Various factions of Taliban, including the Haqqani Network, working in Afghanistan for a new leadership will lead to complete permanent chaos in the war-ravaged country, experts said.
Experts believe that the ideological differences among various groups may lead to a difficult situation for the new Afghan leadership which seized power a fortnight ago.
Talking about the ideological differences and personal interest of these groups such as the Al-Qaeda and the Tehreek-e-Taliban Pakistan (TTP), among others, the experts observed that every group may need a slice of the cake.
They also opined that the Afghan leadership is unlikely to open a new channel of confrontation as it is busy with the process for the formation of the new government there.
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Reacting to the situation, former Indian Ambassador to Kazakhstan, Sweden and Latvia, Ashok Sajjanhar, said that what the Taliban might do is that they will include the representatives of these factions and try to maintain peace.
"There are different sections or components of the Taliban, they have their own rights. But the common thread is that they are established and controlled by Pakistan's ISI. The Afghan leadership may try to accommodate and try to buy peace, but all of them will jostle for more power, greater jobs and more authorities… So it will be a challenge for the Taliban how to accommodate them", Sajjanhar said.
He also said that Pakistan will be shepherding and it will put pressure on these groups to accept what would be offered to them.
There was huge disconnect between the fighters on the ground and the Taliban leadership which met in Doha, so the implementation of the policies will also be a challenge for the Afghan leadership, he added.
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Similar views were expressed by West Asia expert Qamar Agha, who said that the formation of a coalition government will be a difficult task for the Taliban and "these groups are having different ideologies and agenda, some of them have close connections with the Islamic States of Syria and Iraq (ISIS), with Al-Qaeda or other groups, therefore, they need to have a ‘common action plan' to take them on the same page."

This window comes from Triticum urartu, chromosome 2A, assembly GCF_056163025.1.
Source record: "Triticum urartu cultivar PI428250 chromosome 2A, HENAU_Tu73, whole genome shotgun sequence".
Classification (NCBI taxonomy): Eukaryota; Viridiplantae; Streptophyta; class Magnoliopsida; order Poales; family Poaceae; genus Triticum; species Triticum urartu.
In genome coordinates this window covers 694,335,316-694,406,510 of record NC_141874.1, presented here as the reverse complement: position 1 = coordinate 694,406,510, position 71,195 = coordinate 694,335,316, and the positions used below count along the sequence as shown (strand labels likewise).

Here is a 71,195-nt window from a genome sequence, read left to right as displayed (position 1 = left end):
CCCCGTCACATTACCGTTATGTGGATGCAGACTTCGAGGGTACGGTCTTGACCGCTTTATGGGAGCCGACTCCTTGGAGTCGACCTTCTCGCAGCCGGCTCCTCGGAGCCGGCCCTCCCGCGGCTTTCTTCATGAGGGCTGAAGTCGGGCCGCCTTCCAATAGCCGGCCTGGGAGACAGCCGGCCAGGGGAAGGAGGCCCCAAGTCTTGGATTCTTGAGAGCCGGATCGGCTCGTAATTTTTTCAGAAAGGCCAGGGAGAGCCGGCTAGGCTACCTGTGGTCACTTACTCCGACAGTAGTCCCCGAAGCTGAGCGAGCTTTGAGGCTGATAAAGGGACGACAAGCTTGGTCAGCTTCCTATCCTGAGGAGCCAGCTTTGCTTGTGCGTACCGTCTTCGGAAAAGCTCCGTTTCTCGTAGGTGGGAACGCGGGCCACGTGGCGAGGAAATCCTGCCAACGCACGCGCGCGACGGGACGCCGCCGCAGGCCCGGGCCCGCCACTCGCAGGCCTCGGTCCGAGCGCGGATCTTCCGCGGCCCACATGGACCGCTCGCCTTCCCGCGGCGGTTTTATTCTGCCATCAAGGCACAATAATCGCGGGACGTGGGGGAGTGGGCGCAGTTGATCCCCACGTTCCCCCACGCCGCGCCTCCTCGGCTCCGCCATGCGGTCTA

"The cadre of the Taliban is not a very disciplined force. Secondly, the corruption is very deep-rooted among the Taliban, and many groups within this militia had behaved like mafia in the past… They were involved in gun running, poppy trade and they are unlikely to give up these practices," Agha said.
Initially, they may behave with some unanimity but later on the differences will emerge and the possibility of confrontation among themselves will increase. We have seen earlier that the Mujahidin formed the government, but later they fought among themselves, he added.
However, another expert, Nishikant Ojha, disagreed with this and said that the Taliban leadership is aware of these issues and efforts are being made to take them on the same page.
"I do not think that the Taliban will have any problem with different groups with different ideologies and the representatives of all factions are likely to be accommodated in the proposed Taliban government. They have already done their homework considering these factors," Ojha said.